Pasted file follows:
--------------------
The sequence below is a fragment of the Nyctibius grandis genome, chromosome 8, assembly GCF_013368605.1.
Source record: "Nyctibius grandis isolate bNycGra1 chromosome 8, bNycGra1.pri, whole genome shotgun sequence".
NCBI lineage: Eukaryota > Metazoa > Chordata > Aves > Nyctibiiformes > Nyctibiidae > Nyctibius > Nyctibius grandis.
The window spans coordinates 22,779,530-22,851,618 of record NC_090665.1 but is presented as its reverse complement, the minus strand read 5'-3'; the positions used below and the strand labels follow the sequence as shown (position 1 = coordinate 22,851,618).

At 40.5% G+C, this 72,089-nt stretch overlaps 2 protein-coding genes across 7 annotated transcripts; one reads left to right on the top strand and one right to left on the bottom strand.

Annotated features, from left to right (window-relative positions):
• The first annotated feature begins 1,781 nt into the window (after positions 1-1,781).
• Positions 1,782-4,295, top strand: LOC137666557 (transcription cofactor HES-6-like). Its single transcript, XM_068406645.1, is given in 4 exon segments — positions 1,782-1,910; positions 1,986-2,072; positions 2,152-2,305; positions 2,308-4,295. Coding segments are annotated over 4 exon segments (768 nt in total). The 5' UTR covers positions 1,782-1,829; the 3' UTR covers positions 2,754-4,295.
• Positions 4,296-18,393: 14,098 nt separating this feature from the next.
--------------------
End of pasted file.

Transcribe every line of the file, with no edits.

The sequence below is a fragment of the Nyctibius grandis genome, chromosome 8, assembly GCF_013368605.1.
Source record: "Nyctibius grandis isolate bNycGra1 chromosome 8, bNycGra1.pri, whole genome shotgun sequence".
NCBI lineage: Eukaryota > Metazoa > Chordata > Aves > Nyctibiiformes > Nyctibiidae > Nyctibius > Nyctibius grandis.
The window spans coordinates 22,779,530-22,851,618 of record NC_090665.1 but is presented as its reverse complement, the minus strand read 5'-3'; the positions used below and the strand labels follow the sequence as shown (position 1 = coordinate 22,851,618).

At 40.5% G+C, this 72,089-nt stretch overlaps 2 protein-coding genes across 7 annotated transcripts; one reads left to right on the top strand and one right to left on the bottom strand.

Annotated features, from left to right (window-relative positions):
• The first annotated feature begins 1,781 nt into the window (after positions 1-1,781).
• Positions 1,782-4,295, top strand: LOC137666557 (transcription cofactor HES-6-like). Its single transcript, XM_068406645.1, is given in 4 exon segments — positions 1,782-1,910; positions 1,986-2,072; positions 2,152-2,305; positions 2,308-4,295. Coding segments are annotated over 4 exon segments (768 nt in total). The 5' UTR covers positions 1,782-1,829; the 3' UTR covers positions 2,754-4,295.
• Positions 4,296-18,393: 14,098 nt separating this feature from the next.